Systematically identifying and evaluating strategies for strengthening community resilience

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Implementation:

May 2021 to May 2023

Implementing partners:

Lead research institutions: Baylor University (USA) and Hiroshima University (Japan)

Other participating research institutions: McLennan County Medical Education and Research Foundation (USA), University of Hyogo (Japan), Global Development College (Australia), Ministry of Health and Family Welfare (Bangladesh), UT Southwestern (USA), Trabzon University School of Applied Sciences (Turkey), Karadeniz Technical University (Turkey), University of Health Sciences (Turkey), University of Ljubljana (Slovenia), and James Cook University (Australia)

Principal investigators: Dr Benjamin Ryan, Baylor University, and Dr Mayumi Kako, Hiroshima University

Location of research:

Global

Total Budget:
US$ 103,000

 

Background

The Coronavirus Disease 2019 (COVID-19) pandemic has been particularly challenging due to the potential for asymptomatic and symptomatic spread of the disease, incubation period and the high person-to-person transmissibility. The response has resulted in significant disruptions to social, health and economic sectors. Vulnerable populations have felt the greatest impact. This includes the elderly and those with underlying health conditions, self-employed, low-income, and people with limited access to health care. Economically vulnerable populations cannot endure long-term lockdowns, and most countries lack the ability to maintain a full nationwide relief operation. To address this challenge there is a need to strengthen community resilience during and after the COVID-19 pandemic.

The World Health Organization (WHO) Health Emergency and Disaster Risk Management (Health EDRM) Framework provides guidance on the path forward. This is a frame for sharing country and community experiences to inform all-hazards risk management. It includes exploring barriers and enabling factors for designing and implementing resilient public health systems, risk management, and actions to “build back better”. This project will use this frame to provide a better understanding of public health system resilience factors across multiple local government areas, states/provinces, and countries. The Public Health System Resilience Scorecard (Scorecard) version 2 will be applied to systematically identify, evaluate, and recommend priority actions for these locations. The Scorecard was developed by the United Nations Office for Disaster Risk Reduction (UNDRR), with the support of WHO and partners, and is aligned with Health EDRM framework.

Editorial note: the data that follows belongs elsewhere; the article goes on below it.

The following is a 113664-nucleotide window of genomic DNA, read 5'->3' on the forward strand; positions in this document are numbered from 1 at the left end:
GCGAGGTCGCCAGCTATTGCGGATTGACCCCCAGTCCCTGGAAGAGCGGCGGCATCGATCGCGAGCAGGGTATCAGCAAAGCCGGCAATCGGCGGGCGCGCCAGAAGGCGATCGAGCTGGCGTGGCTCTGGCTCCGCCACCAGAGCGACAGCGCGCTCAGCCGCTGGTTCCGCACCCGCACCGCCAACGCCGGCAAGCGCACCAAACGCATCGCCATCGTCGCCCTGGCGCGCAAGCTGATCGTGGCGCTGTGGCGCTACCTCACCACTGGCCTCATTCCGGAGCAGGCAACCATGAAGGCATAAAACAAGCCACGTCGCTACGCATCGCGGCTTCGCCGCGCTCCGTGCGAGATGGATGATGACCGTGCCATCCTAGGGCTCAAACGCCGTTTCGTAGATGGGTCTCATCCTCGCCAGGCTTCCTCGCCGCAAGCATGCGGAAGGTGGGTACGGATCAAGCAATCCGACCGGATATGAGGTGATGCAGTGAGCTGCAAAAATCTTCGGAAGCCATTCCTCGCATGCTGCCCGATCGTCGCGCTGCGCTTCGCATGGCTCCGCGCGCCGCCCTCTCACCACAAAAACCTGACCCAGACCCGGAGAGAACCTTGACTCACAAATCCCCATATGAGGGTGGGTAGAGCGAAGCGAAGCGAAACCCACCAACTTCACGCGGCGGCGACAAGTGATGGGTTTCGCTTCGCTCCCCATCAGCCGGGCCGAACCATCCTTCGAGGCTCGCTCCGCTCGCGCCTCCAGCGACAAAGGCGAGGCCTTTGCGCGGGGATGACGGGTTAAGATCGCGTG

Local government areas will be the focus of this project. This will ensure alignment with existing public health, disaster management and government structures. The locations include Australia (Adelaide and Darwin), Bangladesh (Dhaka and Rangpur), Japan (Hiroshima and Hyogo) and the United States (Dallas and Waco). This will provide several factors to compare, for example, city areas, rural locations, density, disaster risks, cultural beliefs, development, behaviours, risk perceptions, and COVID-19 responses. By applying this approach across multiple communities and countries, this project will provide the diversity required to develop generalizable and translatable strategies to “build back better” and strengthen community resilience.

 

Goals

  • Identify factors affecting public health system resilience across multiple communities and countries to the COVID-19 pandemic and other emergencies.
  • Clarify, rank, and prioritize actions for strengthening community resilience.
  • Explore alignment of the Scorecard with the Health EDRM and the extent to which key vulnerabilities and capacities are addressed in urban and rural areas.
  • Identify the role of a "whole of society approach", including roles of other sectors, in enhancing public health system resilience.   
  • Develop priority actions for achieving long-lasting and sustainable strategies to “build back better” and reduce risks of future emergencies.

 

Methods

  1. Training project team members to deploy the Scorecard.
  2. Application of the Scorecard at candidate sites using workshops to systematically determine priority actions to strengthen resilience.
  3. Site reports developed outlining priorities for strengthening public health system resilience.
  4. Evaluate priority actions identified at all candidate sites, explore challenges across urban/rural areas, and analyse alignment with the Health EDRM at a joint workshop.
  5. Priority actions identified and collated to promote generalizable strategies to “build back better”.

 

Expected outputs from the research

  1. Policy brief promoting strategies for strengthening public health system resilience across multiple communities and countries.
  2. Manuscript(s) describing and analysing the process undertaken, prioritization according to local contexts, and sustainable strategies to “build back better”.
  3. App software to facilitate Scorecard discussions.
  4. Conference papers and presentations local, national, and international conferences.

 

Overview of the project process

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